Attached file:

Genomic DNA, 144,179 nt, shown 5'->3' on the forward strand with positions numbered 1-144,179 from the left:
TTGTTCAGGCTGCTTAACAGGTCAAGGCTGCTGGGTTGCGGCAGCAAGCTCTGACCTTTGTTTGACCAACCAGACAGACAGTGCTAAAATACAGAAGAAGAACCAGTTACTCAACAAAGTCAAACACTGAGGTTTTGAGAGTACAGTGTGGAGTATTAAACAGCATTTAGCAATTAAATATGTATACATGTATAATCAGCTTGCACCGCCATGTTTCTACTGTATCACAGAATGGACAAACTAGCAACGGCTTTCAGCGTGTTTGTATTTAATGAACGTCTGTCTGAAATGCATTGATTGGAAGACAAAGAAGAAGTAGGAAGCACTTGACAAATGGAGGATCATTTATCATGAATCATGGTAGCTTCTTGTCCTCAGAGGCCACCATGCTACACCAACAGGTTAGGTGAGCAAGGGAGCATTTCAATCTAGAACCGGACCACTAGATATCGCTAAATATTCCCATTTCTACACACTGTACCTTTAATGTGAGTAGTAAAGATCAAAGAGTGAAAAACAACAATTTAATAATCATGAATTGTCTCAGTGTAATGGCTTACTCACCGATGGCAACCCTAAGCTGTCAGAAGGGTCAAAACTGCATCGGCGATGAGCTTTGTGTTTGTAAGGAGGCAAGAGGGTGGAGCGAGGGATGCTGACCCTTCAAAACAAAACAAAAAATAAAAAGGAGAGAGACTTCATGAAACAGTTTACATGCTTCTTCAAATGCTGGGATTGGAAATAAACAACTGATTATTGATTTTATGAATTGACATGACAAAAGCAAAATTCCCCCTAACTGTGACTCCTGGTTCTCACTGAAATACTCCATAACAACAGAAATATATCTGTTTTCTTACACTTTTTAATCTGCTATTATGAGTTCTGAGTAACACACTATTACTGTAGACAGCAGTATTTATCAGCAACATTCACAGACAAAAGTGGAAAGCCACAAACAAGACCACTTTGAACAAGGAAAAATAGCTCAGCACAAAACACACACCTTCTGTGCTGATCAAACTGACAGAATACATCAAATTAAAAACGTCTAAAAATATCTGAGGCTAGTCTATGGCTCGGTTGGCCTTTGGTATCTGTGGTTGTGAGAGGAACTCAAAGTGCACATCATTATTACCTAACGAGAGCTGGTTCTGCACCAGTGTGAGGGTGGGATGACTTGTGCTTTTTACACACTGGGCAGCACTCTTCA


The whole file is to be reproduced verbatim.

Genomic DNA, 144,179 nt, shown 5'->3' on the forward strand with positions numbered 1-144,179 from the left:
TTGTTCAGGCTGCTTAACAGGTCAAGGCTGCTGGGTTGCGGCAGCAAGCTCTGACCTTTGTTTGACCAACCAGACAGACAGTGCTAAAATACAGAAGAAGAACCAGTTACTCAACAAAGTCAAACACTGAGGTTTTGAGAGTACAGTGTGGAGTATTAAACAGCATTTAGCAATTAAATATGTATACATGTATAATCAGCTTGCACCGCCATGTTTCTACTGTATCACAGAATGGACAAACTAGCAACGGCTTTCAGCGTGTTTGTATTTAATGAACGTCTGTCTGAAATGCATTGATTGGAAGACAAAGAAGAAGTAGGAAGCACTTGACAAATGGAGGATCATTTATCATGAATCATGGTAGCTTCTTGTCCTCAGAGGCCACCATGCTACACCAACAGGTTAGGTGAGCAAGGGAGCATTTCAATCTAGAACCGGACCACTAGATATCGCTAAATATTCCCATTTCTACACACTGTACCTTTAATGTGAGTAGTAAAGATCAAAGAGTGAAAAACAACAATTTAATAATCATGAATTGTCTCAGTGTAATGGCTTACTCACCGATGGCAACCCTAAGCTGTCAGAAGGGTCAAAACTGCATCGGCGATGAGCTTTGTGTTTGTAAGGAGGCAAGAGGGTGGAGCGAGGGATGCTGACCCTTCAAAACAAAACAAAAAATAAAAAGGAGAGAGACTTCATGAAACAGTTTACATGCTTCTTCAAATGCTGGGATTGGAAATAAACAACTGATTATTGATTTTATGAATTGACATGACAAAAGCAAAATTCCCCCTAACTGTGACTCCTGGTTCTCACTGAAATACTCCATAACAACAGAAATATATCTGTTTTCTTACACTTTTTAATCTGCTATTATGAGTTCTGAGTAACACACTATTACTGTAGACAGCAGTATTTATCAGCAACATTCACAGACAAAAGTGGAAAGCCACAAACAAGACCACTTTGAACAAGGAAAAATAGCTCAGCACAAAACACACACCTTCTGTGCTGATCAAACTGACAGAATACATCAAATTAAAAACGTCTAAAAATATCTGAGGCTAGTCTATGGCTCGGTTGGCCTTTGGTATCTGTGGTTGTGAGAGGAACTCAAAGTGCACATCATTATTACCTAACGAGAGCTGGTTCTGCACCAGTGTGAGGGTGGGATGACTTGTGCTTTTTACACACTGGGCAGCACTCTTCA